Human beings want. Our entire culture and economy is based on desire. We lust after the things we want. We dream about them. We fantasize about them. We want. And we want. And we want some more. Our bodies and our brains are hardwired for desire. We don’t just eat once and then we’re done. We don’t just have one orgasm and then it’s all over. We continue to crave what we want. Our emotions rule us, especially when it comes to sex. They’re naturally going to rule your sex scene, too. We don’t insert tab A into slot B because we’re following a blueprint manual. There’s a reason behind our physical responses, and that reason is always, always tied to emotion. Remember that. Use it.
Desire is what makes the sex hot. Make your readers wait for it. Foreplay begins with seduction, not with sex acts. It begins with eye contact. Flirting. Innuendo. It progresses, but slowly. Tease your readers. Tease yourself. Draw it out. Make it a long, slow burn. The best orgasms are the ones we wait a long time for. It’s no different when writing sex than it is doing it, really.
DON’T BE AFRAID
Don’t be afraid of the sex. Don’t be afraid of the fluids, the flesh, the human expression of our bodies. It is what it is. Some writers will tell you not to ever speak of bodily fluids. They’re above all that messy stuff. Thankfully, erotica and erotic romance have come a long way, baby. We can use the words cock and pussy now, and I would encourage you to do so. I wouldn’t suggest using the medical terms, however (i.e. penis and vagina) or euphemisms like “member” or “sheath.” Cock and Pussy are good. Think of them like peas and carrots. They go together. A few (and I mean a FEW) other words can work for a little variety. Prick or dick for example. Or cunt. No, don’t be afraid of the words we use during sex. It’s okay to talk dirty. “Please,” or “Now,” or “Suck me,” or “Lick me,” or “Harder. There. More.” These are words we’ve all spoken (I hope!) They naturally arouse. That’s a good thing. I’m not afraid of cum – I’m not even afraid of spelling it “wrong.” You shouldn’t be either.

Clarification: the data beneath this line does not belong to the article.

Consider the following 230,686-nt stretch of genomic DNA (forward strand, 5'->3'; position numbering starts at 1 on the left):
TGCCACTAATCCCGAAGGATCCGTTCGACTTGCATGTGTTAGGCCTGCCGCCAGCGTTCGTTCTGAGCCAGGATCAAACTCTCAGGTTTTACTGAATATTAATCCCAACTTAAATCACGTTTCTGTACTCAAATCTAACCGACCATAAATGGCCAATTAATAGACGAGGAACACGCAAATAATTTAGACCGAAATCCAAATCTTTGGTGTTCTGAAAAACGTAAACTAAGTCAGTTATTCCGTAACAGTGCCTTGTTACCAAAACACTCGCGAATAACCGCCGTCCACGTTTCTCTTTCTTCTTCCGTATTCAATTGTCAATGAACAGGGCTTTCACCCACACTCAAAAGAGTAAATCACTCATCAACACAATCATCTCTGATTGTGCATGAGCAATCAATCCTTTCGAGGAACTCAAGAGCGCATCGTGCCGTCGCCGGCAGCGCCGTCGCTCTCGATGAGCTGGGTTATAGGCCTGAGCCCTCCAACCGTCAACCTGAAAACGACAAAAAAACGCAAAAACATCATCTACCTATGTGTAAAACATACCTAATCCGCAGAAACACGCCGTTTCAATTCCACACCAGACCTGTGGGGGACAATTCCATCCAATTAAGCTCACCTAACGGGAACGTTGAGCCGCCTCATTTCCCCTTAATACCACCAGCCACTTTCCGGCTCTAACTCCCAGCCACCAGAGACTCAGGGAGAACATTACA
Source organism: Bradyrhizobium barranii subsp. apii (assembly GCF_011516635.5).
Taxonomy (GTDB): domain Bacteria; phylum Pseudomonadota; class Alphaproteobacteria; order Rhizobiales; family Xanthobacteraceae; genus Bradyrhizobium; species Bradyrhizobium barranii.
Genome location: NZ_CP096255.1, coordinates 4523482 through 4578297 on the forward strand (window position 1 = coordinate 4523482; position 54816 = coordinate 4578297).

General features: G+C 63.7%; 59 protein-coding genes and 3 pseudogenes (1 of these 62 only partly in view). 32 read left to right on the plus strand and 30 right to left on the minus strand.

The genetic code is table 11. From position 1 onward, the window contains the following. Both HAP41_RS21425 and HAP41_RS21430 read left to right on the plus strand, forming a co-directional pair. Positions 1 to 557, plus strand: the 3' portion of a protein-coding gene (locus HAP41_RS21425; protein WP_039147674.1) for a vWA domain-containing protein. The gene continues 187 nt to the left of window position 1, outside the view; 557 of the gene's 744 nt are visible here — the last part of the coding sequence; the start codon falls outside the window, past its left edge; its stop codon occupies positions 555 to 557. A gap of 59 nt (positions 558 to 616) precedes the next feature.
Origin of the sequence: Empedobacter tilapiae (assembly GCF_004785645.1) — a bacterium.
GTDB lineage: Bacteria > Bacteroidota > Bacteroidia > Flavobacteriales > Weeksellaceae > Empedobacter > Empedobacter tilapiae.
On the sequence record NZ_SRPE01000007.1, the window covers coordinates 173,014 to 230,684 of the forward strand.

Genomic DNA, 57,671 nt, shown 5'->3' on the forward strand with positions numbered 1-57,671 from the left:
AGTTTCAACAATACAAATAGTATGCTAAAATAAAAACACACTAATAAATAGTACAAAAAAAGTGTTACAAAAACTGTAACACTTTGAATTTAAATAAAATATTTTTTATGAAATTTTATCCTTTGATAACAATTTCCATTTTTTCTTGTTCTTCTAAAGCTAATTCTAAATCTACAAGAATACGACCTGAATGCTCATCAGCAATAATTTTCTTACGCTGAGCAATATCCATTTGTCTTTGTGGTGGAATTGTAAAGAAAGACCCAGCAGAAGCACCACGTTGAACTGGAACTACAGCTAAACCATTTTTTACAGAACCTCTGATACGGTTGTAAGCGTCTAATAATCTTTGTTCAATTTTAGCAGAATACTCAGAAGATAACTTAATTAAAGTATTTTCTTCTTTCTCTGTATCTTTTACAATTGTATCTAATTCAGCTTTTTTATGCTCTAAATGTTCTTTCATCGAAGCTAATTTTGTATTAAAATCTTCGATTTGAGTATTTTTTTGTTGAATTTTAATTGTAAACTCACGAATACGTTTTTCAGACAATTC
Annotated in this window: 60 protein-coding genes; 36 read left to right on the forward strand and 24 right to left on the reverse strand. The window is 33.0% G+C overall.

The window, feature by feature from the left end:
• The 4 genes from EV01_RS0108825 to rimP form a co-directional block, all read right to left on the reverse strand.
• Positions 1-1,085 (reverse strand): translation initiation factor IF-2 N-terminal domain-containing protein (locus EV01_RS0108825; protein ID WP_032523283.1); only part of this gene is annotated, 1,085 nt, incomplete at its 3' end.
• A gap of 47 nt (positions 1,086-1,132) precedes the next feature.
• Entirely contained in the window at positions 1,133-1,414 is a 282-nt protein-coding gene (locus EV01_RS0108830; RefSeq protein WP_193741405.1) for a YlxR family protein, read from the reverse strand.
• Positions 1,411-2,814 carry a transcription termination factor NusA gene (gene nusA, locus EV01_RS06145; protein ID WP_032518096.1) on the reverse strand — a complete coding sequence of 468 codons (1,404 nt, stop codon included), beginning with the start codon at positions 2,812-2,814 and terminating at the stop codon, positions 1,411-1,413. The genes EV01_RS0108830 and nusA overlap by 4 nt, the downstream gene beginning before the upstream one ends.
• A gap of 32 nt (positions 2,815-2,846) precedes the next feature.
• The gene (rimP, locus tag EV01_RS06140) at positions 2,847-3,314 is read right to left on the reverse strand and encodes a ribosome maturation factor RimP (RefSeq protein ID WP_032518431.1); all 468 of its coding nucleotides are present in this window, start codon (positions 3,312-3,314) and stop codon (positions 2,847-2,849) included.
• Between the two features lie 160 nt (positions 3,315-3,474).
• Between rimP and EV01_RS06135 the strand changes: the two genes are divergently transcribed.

THE GRAND FINALE
Once you reach the point of no return, you’ve built up to the sex, you’ve teased your readers (and your poor characters) enough, now it’s time to give them what they want. This is not the time to skimp. You can’t gloss over the orgasm. (Or orgasmS). We all (hopefully!) know what an orgasm feels like. Description doesn’t have to be technical here. There are spasms and contractions, there is throbbing and trembling, gasps, moans—the combinations are endless. You can and should include those, but don’t be afraid to move into the realm of metaphor. Sex can be like flying. It can be like falling. It can be like dying. This is the culmination of everything, the point you’ve been waiting for, working toward. Let your imagination go as wild as you would during an actual orgasm. Let yourself free.